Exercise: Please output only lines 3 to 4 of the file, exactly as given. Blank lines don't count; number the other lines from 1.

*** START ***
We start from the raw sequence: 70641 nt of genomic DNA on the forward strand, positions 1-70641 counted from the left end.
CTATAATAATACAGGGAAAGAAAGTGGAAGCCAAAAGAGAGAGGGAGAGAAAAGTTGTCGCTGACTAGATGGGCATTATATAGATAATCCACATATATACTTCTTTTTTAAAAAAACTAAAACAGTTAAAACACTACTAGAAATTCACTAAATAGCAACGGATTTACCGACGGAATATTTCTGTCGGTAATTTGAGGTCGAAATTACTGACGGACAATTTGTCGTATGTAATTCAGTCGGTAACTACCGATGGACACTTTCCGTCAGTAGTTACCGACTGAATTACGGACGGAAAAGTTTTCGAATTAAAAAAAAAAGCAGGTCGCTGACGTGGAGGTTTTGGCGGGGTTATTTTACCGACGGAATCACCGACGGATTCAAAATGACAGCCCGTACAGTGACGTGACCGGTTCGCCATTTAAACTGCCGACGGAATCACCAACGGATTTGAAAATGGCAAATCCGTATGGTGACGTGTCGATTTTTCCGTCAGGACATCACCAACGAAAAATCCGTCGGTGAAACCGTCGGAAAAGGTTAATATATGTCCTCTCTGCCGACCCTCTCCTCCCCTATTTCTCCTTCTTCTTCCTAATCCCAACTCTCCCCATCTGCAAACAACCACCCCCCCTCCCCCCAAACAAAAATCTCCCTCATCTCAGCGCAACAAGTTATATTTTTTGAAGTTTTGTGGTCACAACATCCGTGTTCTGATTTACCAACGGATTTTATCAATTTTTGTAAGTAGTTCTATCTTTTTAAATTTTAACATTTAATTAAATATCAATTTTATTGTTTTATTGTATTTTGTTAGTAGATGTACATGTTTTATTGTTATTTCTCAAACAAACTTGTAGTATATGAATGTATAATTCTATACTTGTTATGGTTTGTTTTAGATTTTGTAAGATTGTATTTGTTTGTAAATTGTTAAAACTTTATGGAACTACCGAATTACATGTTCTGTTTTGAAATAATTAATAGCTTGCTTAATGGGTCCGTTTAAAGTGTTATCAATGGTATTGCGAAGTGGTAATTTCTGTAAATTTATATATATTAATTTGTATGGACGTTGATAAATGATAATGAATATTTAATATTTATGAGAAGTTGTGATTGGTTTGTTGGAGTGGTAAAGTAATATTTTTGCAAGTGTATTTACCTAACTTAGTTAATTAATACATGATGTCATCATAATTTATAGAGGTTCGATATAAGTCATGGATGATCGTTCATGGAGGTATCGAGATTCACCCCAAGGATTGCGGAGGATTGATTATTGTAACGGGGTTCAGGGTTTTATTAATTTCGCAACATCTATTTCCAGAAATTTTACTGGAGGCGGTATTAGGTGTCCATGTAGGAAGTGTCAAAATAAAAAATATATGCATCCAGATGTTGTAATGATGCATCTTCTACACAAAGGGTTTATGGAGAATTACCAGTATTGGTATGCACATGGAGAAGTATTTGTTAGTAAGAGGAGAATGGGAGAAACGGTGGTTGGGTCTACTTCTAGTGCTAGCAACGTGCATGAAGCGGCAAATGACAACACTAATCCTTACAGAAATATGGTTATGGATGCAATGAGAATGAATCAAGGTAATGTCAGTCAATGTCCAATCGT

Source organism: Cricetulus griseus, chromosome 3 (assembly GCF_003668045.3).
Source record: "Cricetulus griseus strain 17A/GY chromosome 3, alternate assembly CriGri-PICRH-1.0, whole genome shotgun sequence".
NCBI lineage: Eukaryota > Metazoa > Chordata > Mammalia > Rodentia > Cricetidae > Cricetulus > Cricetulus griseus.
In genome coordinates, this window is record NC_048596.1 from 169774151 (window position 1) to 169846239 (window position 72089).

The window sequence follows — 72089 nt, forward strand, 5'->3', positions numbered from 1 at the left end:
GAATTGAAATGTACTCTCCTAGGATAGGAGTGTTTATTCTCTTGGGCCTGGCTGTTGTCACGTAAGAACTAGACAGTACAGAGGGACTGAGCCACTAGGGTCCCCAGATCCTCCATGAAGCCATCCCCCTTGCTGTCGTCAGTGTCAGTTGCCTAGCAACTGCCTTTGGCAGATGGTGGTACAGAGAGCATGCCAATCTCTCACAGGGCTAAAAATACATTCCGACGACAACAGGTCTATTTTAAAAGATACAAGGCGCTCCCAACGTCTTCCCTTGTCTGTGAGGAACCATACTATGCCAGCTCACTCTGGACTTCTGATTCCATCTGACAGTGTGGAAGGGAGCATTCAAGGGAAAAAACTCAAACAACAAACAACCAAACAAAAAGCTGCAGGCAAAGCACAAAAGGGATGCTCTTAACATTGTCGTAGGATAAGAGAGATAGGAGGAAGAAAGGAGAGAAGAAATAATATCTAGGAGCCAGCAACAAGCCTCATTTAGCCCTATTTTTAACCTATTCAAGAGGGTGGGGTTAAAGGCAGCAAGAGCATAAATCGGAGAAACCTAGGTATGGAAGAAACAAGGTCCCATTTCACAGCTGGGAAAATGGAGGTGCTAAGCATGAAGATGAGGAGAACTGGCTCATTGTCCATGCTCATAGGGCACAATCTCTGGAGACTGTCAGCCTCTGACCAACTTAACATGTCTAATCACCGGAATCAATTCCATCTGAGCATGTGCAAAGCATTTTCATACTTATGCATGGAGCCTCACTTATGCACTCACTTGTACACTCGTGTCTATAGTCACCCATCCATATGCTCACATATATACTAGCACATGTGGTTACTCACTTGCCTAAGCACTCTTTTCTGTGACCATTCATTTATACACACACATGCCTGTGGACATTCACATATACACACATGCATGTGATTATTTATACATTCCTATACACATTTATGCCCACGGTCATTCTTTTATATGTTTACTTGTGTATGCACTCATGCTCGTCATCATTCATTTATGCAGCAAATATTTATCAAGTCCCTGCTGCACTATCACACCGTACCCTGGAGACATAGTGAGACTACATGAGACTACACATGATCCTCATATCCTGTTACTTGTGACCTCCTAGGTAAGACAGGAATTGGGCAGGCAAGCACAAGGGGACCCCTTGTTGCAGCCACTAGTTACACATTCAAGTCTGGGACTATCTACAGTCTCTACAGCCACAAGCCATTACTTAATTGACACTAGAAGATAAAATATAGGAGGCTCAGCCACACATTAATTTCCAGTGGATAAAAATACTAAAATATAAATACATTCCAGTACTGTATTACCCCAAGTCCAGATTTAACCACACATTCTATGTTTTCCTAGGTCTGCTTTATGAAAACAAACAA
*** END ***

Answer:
Source organism: Cricetulus griseus, chromosome 3 (assembly GCF_003668045.3).
Source record: "Cricetulus griseus strain 17A/GY chromosome 3, alternate assembly CriGri-PICRH-1.0, whole genome shotgun sequence".